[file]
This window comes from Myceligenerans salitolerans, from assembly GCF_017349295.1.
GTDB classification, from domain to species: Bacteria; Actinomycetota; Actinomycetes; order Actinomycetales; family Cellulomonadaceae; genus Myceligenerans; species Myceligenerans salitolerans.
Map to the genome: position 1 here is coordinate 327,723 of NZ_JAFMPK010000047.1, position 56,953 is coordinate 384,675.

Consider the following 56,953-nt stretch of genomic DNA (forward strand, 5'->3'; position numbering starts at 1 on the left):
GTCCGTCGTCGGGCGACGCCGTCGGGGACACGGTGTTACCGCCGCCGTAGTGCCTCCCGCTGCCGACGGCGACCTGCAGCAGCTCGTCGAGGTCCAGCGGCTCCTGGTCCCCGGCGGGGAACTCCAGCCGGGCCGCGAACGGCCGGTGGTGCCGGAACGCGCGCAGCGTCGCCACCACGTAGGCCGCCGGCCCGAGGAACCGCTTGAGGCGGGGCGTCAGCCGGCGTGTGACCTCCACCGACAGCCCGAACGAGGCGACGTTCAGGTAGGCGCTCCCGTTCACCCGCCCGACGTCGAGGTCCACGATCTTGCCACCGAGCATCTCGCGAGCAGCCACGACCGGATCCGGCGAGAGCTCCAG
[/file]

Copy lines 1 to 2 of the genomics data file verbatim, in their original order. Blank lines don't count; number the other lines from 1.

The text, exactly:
This window comes from Myceligenerans salitolerans, from assembly GCF_017349295.1.
GTDB classification, from domain to species: Bacteria; Actinomycetota; Actinomycetes; order Actinomycetales; family Cellulomonadaceae; genus Myceligenerans; species Myceligenerans salitolerans.